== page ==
For those of you who write crime novels, I would like to share my story with you regarding human trafficking. Apparently it’s really simple…
As you may have read in my previous blogs, my children recently toddled off to the other side of the planet for a nice, short holiday. We, their parents, couldn’t come with them, so they travelled as unaccompanied minors. Most airlines don’t take thirteen-year-olds unaccompanied, but Singapore Airlines does. There were forms to fill out, of course, that needed to be witnessed and shown when requested. As we live in Scotland and Singapore Airlines doesn’t frequent our local airport we had to escort them to London, which we did.
Forty-eight hours before travelling it appeared that we couldn’t check-in our kids online, because they were unaccompanied minors. That’s okay, we understood. We were concerned, though, that the seats would be fully booked by the time we got to the airport and the kids would not be sitting next to each other. My husband called the airlines and was assured that all would be sorted once we checked-in on location.
Once at Heathrow airport, we went to the Singapore Airlines desk to get the unaccompanied minors forms witnessed, but hey didn’t want to know any of it. ‘They will take care of you at the special check-in,’ they told us. So we queued up at the special check-in. My DH showed the lady the forms he filled in, but again, she didn’t want to know about them. ‘They will take care of that at the gate,’ we were told again. My husband stood there, with his passport and papers in his hand, flabbergasted. The lady didn’t check his passport, nor the forms. We could have picked up any kids of the street, who happened to carry their passports, and shipped them to some obscure country! But, then again, there was always the gate…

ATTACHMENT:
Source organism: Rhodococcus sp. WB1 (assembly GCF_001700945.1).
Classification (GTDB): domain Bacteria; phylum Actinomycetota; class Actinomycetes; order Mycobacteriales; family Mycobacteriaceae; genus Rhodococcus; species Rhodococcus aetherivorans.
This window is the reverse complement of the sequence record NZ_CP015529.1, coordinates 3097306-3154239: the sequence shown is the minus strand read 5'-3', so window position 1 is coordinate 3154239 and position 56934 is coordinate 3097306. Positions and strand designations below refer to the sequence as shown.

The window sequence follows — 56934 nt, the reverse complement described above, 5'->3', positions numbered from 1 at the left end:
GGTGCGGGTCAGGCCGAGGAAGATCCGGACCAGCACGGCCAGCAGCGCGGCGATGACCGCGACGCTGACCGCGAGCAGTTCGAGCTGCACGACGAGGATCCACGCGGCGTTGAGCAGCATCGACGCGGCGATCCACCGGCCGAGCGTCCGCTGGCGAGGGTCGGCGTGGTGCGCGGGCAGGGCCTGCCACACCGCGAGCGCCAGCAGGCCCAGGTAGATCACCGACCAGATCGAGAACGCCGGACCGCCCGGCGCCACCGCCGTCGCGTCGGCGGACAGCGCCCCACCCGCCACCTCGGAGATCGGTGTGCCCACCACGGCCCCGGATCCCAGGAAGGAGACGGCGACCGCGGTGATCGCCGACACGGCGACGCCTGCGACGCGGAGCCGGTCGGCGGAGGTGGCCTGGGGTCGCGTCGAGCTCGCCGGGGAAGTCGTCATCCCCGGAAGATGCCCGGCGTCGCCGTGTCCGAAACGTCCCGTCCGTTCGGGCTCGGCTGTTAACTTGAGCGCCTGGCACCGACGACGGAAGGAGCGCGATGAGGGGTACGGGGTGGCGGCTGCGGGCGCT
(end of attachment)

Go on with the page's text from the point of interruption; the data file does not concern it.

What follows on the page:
We said goodbye to our children and told them that we would hang around the departure hall until they had boarded the plane, just in case there were problems at the gate because the paperwork wasn’t witnessed. We kept in contact with them through our mobile phones during that time. As soon as our kids were through customs and the security check, they went to the gate. And lo and behold, nobody wanted to know about the forms there either!
The rest of the journey went uneventful. We had given our kids very strict instructions on how to behave whilst travelling (just contact me if you want more specifics) and they arrived safely on the other side, being picked up by my friend there.
On the way back the story was slightly different. At the check-in desk at the airport the lady behind the desk did have a look at the forms, signed them and made copies of them and offered our children to go through customs with the other unaccompanied children ‘so they wouldn’t be patted down.’ Of course they did go through a security check (fast lane), but it sounded very much like you can let your kids smuggle whatever and let them travel unaccompanied as they will be able to get away with it.
The only other person taking some interest in them being unaccompanied was the customs officer back in Heathrow. This is the conversation they had. Are you accompanied by an adult? No. Do your parents know where you are? Yes. Where are they? Dad is at work an Mum is on her way to collect us. Have you contacted her? Yes. Where is she now? I don’t know. So you haven’t contacted her? Yes, we did. Why don’t you know where she is then?Because she is still on an airplane. So what are you going to do when you get through customs? Go to Café Nero and wait for her. Okay, here are your passports, enjoy your day. So parents, bring your kids to Café Nero, apparently your kids are totally safe there!
As you can tell I am not impressed by the way unaccompanied children are dealt with during international flights. Maybe you say that I should have organised somebody from the airlines to accompany them. But if you have a connecting flight with another airline you need to inform both of them who is doing the drop off/pick up and nobody wants to give names. We tried. Fortunately our kids are mature beyond their age and have travelled internationally multiple times. We picked Changi airport for the stopover as we knew they know it well and they had no trouble finding their way. Nothing went wrong this time, but I am not taking my chances another time!